Discussion (5 min)
Jarod Jacobs, Warner Pacific College
Adding Up the Numbers: A Statistical Visualization of the Linguistic Relationship Between Biblical Hebrew and Qumran Hebrew (25 min)
Discussion (5 min)

S19-230 Linguistics and Biblical Hebrew
1:00 PM to 3:30 PM
Room: Grand Ballroom EF (Fourth Level) – Marriott Copley Place
Theme: Theoretical Approaches to Anaphors and Pronouns in Biblical Hebrew
All papers will be read and discussed. Everyone is welcome.
Jacobus A. Naude, University of the Free State, Presiding
Vincent DeCaen, University of Toronto
Generalizing Asymmetric Coordination with Anaphoric Pronoun (20 min)
Discussion (5 min)
Matthew Anstey, Charles Sturt University
A Construction Grammar Account of Anaphora in Biblical Hebrew (20 min)
Discussion (5 min)
Lénart de Regt, United Bible Societies
Anaphoric Accessibility in Biblical Hebrew Narrative: Global and Local Participant Tracking Across Clause Boundaries (20 min)
Discussion (5 min)
Tshokolo Johannes Makutoane, University of the Free State
The Contribution of Linguistic Typology for the Study of Biblical Hebrew in Africa: The Case of Pronouns in Sesotho (20 min)
Discussion (5 min)
Mary L. Conway, McMaster Divinity College
Narrative Appraisal as a Linguistic Approach to Evaluation in Text: The Case of Pronouns (20 min)
Discussion (5 min)
Elitzur Bar-Asher Siegal, Hebrew University of Jerusalem
Interrogatives as indefinite pronouns in Biblical Hebrew (20 min)
Discussion (5 min)

S19-328 – Linguistics and Biblical Hebrew
4:00 PM to 6:30 PM
Room: 304 (Third Level) – Hynes Convention Center (HCC)
Papers will be read and discussed. Everyone is welcome.
John Cook, Asbury Theological Seminary, Presiding
Adina Moshavi, Bar-Ilan University
Biblical Dialogue in the Light of Conversation Analysis: An Analysis of Responses to Yes-No Questions (20 min)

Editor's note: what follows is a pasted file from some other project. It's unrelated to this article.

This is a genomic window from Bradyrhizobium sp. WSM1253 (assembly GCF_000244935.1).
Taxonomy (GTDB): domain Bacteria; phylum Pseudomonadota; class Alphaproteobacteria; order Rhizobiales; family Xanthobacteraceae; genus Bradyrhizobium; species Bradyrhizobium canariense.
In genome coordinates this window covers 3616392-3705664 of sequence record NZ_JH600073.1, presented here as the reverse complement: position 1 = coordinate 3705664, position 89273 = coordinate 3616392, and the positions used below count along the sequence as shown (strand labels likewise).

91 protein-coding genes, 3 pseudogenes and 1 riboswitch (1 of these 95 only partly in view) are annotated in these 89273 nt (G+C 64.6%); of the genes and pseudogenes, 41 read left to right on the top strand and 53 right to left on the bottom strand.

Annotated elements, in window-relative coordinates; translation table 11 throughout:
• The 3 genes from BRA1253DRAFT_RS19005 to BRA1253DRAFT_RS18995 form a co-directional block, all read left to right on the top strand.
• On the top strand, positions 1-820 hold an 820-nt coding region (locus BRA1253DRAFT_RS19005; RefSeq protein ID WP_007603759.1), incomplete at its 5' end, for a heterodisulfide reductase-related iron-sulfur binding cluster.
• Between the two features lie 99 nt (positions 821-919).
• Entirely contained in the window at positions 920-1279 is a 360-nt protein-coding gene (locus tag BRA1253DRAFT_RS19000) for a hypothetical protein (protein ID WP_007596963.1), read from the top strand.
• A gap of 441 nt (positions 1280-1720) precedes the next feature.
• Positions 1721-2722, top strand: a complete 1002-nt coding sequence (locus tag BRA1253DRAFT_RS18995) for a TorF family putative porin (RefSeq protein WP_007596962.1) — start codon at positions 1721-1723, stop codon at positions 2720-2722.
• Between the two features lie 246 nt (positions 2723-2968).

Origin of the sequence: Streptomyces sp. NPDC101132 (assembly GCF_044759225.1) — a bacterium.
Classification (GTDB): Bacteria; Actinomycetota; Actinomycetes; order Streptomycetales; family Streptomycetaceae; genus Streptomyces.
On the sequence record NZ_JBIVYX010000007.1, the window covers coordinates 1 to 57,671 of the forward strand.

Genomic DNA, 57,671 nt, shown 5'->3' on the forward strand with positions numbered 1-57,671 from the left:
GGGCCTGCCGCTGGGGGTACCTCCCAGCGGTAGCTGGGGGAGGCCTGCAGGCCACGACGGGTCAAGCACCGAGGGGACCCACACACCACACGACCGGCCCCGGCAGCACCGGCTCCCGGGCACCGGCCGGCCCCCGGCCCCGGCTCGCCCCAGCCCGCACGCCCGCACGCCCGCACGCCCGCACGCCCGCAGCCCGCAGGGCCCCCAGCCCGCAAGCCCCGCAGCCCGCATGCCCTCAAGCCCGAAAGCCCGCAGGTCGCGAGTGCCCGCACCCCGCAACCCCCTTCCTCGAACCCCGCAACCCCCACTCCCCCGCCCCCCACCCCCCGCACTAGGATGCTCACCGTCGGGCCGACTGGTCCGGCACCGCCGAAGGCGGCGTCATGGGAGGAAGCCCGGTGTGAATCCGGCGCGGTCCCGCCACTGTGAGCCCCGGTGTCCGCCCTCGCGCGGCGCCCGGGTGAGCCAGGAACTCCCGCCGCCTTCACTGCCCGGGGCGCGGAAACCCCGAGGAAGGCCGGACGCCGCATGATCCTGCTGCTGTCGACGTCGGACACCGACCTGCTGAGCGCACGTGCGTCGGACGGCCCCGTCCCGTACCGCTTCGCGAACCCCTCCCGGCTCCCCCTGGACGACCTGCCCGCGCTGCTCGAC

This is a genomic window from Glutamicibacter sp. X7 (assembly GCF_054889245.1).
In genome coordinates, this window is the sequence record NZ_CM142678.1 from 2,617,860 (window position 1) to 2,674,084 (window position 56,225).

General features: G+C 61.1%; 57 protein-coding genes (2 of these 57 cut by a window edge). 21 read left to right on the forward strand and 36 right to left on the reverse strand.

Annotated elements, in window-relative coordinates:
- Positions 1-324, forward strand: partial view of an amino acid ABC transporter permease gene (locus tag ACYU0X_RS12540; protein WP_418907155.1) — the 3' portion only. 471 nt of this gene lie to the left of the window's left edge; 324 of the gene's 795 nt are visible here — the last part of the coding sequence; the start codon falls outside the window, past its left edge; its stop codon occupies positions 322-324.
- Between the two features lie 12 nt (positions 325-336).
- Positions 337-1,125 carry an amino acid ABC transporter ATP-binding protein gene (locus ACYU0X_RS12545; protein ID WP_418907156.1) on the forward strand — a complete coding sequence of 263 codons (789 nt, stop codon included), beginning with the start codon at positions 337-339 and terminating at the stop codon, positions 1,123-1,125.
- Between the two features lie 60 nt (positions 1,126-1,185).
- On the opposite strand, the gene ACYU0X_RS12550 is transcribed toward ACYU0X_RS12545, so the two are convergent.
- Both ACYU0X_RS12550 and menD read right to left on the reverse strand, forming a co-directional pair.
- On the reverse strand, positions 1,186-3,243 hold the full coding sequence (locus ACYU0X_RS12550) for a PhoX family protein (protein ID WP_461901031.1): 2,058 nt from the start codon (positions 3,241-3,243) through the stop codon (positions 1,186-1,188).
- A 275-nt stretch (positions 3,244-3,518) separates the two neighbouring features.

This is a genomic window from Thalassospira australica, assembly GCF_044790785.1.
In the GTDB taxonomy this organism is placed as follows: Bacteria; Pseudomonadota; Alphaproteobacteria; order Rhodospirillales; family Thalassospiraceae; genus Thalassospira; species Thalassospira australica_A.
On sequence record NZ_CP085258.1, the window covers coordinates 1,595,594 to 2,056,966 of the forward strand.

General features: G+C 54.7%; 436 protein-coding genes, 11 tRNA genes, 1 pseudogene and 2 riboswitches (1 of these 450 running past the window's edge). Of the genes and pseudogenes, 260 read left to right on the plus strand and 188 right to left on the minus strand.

Discussion (5 min)
Yoo-ki Kim, Seoul Women’s University
Responses to polar questions in Biblical Hebrew (20 min)
Discussion (5 min)
Phillip S. Marshall, Houston Baptist University
Pardon the Interruption: Interruptive Quotative Frames in Biblical Hebrew (20 min)
Discussion (5 min)
Richard W. Medina, Hebrew University of Jerusalem
On the Usage of YHDW, YHD, and BYHD in Biblical Hebrew and Qumran Hebrew (20 min)
Discussion (5 min)
Femke Siebesma-Mannens, Vrije Universiteit Amsterdam
HLK with Prepositional Phrases in the Dead Sea Scrolls and the Tanakh (20 min)
Discussion (5 min)
Ellen van Wolde, Radboud Universiteit Nijmegen
Niphal anew (20 min)
Discussion (5 min)

S20-337 – Philology in Hebrew Studies; Linguistics and Biblical Hebrew
Joint Session With: Philology in Hebrew Studies, Linguistics and Biblical Hebrew
4:00 PM to 6:30 PM
Room: 103 (Plaza Level) – Hynes Convention Center (HCC)
Theme: The Relationship between Linguistics and Philology for the Analysis of Biblical Hebrew
Tania Notarius, Hebrew University of Jerusalem, Presiding
Jacobus A. Naude, University of the Free State and Cynthia Miller-Naude, University of the Free State
Linguistics and Philology – Separate, Overlapping or Subordinate/Superordinate Disciplines? (25 min)
Jacqueline Vayntrub, Brandeis University
The Relationship between Linguistics and Philology: A Response to Jacobus Naude and Cynthia Miller-Naude (10 min)
Jeremy Hutton, University of Wisconsin-Madison
Philology as Exchange Floor (25 min)
John A. Cook, Asbury Theological Seminary
The Relationship between Linguistics and Philology: A Response to Jeremy Hutton (10 min)
Discussion (5 min)
H. H. Hardy II, Southeastern Baptist Theological Seminary
The Archaeology and Genealogy of Grammar: liqra’t as a Test Case (20 min)
Discussion (5 min)
Martin Ehrensvärd, University of Copenhagen
Counting AND Weighing: On the Role of Intuition in Philology and Linguistics (20 min)
Discussion (5 min)
Benjamin Kantor, Cambridge University
Quality over Quantity: Modern Linguistic Studies on Cross Language Speech Perception/Production and the Greek Transcriptions of the Second Column (Secunda) of Origen’s Hexapla (20 min)
Discussion (5 min)

S21-130 Linguistics and Biblical Hebrew; Qumran
Joint Session With: Linguistics and Biblical Hebrew, Qumran
9:00 AM to 11:30 AM
Room: 311 (Third Level) – Hynes Convention Center (HCC)
Theme: Biblical Hebrew Linguistics and Qumran Hebrew
All papers will be read and discussed.
Adina Moshavi, Bar-Ilan University, Presiding
Ken M. Penner, Saint Francis Xavier University
The Distinctiveness of Qumran Hebrew (25 min)
Discussion (5 min)
Eric Reymond, Yale Divinity School
Different Dialects in the Dead Sea Scrolls? (25 min)
Discussion (5 min)
Noam Mizrahi, Tel Aviv University
Qumran Hebrew in the Light of Historical Syntax (25 min)
Discussion (5 min)
Johan de Joode, Katholieke Universiteit Leuven and Pierre Van Hecke, Katholieke Universiteit Leuven
Is Orthography Style? The Classification Problem of the Dead Sea Scrolls from a Computational Stylistic Perspective (25 min)
Discussion (5 min)
Aaron D. Hornkohl, University of Cambridge
The Book of the Twelve in Masoretic, Judean Desert, and Other Sources: A Case Study on Linguistic Stability and Change (25 min)
Discussion (5 min)